Smith shows a ton of learning
It was fitting that Steven Smith brought up his maiden Test century with cricket's equivalent of a home run, for at times he looks more a baseballer than a cricketer. He gets batters out with full tosses, takes one-handed catches and, when the bowler runs in, stands with his bat bobbing up and down ready for a big wind-up. When he clubbed Jonathan Trott over long-on to move from 94 to 100, he rode the shot and punched the air like he'd hit a World Series-winning grand slam.
There is much about Smith that seems made for the short formats. Like others of his age, he emerged in the Big Bash before first-class cricket. He has played nearly twice as many Twenty20 matches as four-day games. Smith is a more compulsive twitcher than Bill Oddie. Between deliveries he taps his helmet, left pad, box, right pad, thigh pad, helmet again, glove, right pad again. It is tempting to think he is a man with no attention span, a pyjama cricketer.
That would be unfair. Batsmen cannot stay alert non-stop for long periods, they must switch off between deliveries, reset their brains. Habits and rituals help maintain that focus; Trott walks halfway to square leg, Alastair Cook marks his guard and twirls his bat, Smith fidgets. More important is his stability and balance at the crease and apart from his nodding bat, he is much stiller than he once was.
It was notable that when Chris Rogers wrote last year of the flawed techniques of many of Australia's young batsmen, including Phillip Hughes, Usman Khawaja, Shaun Marsh and Callum Ferguson, he singled out Smith as a man who seemed "to be sorting things out". Notably, his six over Trott's head to reach a hundred was not a slog, it was a through-the-line drive, smart and relatively safe against a part-timer.
It is no wonder Smith was pumped at achieving the milestone, for he might have felt his chance had slipped after a horrible cross-batted swipe ended his innings on 89 at Old Trafford. When the coach Darren Lehmann spoke of batsmen needing to play straight after the collapse at Chester-le-Street and of careers being on the line at The Oval, without naming names, it was clear that Smith was one of the men under pressure.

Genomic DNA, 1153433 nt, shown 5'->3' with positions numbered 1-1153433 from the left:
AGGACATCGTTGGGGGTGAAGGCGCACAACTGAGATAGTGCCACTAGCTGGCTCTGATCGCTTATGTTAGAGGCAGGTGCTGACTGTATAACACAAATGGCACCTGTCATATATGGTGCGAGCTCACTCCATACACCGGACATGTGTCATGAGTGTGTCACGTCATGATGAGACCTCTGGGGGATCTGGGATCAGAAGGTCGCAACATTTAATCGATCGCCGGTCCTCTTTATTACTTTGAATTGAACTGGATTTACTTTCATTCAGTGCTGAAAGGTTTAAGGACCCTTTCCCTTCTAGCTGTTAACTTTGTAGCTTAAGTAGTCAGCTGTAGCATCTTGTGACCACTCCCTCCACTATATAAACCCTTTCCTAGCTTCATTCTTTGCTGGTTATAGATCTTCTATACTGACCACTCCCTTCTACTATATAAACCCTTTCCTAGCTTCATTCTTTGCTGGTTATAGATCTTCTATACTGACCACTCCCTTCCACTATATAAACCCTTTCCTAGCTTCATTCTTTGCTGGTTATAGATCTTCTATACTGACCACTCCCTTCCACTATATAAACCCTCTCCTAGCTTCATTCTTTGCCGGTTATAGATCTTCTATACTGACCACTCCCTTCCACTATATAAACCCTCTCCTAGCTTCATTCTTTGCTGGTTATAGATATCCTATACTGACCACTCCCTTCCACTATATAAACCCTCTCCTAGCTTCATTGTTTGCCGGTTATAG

In many ways he was lucky to be here. In many ways he has had a lucky year full-stop. Smith was part of Australia's 17-man squad for the tour of India in February-March but seemed the least likely to play; instead, he got his chances after the homework suspensions and showed his class against spin with 92 in Mohali and 46 in Delhi. Still, it wasn't enough to earn him a Cricket Australia contract for the 2013-14 season, or a place in the original Ashes squad.
But Smith was added to the touring party ahead of the first Test, when the captain Michael Clarke was battling his ongoing back injury, and having scored 133 for Australia A against Ireland, he pressed his case further with runs in the tour match in Worcestershire. Suddenly, he had jumped from outside the squad in front of Khawaja and the banished David Warner and found himself in the side for the first Test.
Still, in the lead-up to this match he had shown glimpses without grabbing his chances, and was averaging 25 for the series. But the selectors gave him another opportunity - one that was not afforded Khawaja, Hughes or Ed Cowan - and he nearly threw it away first ball with an ill-considered slash outside off that was lucky not to have been edged behind. It was the shot of a man feeling the pressure, but gradually Smith calmed his nerves and found his rhythm, leaving and playing on merit.
He showed some fight, and that was what Lehmann wanted after the Durham debacle. Smith survived for 567 minutes - nearly enough time for three full Twenty20 matches - before Clarke declared with him on 138. At 24, he was Australia's youngest Ashes centurion since Ricky Ponting. He has also become Australia's second-highest Test run scorer this year, with 499 at 41.58. Only Clarke has made more, or faced more deliveries, or passed fifty more times.
In the latter part of his innings, as the declaration approached, he brought out a few baseball shots. There was even the occasional overhead smash - not surprisingly, Smith was a talented junior tennis player. But importantly, for most of Smith's innings he played not tennis nor baseball but cricket. Test cricket. The No.5 position is now his. He has earned it.
Brydon Coverdale is an assistant editor at ESPNcricinfo. He tweets here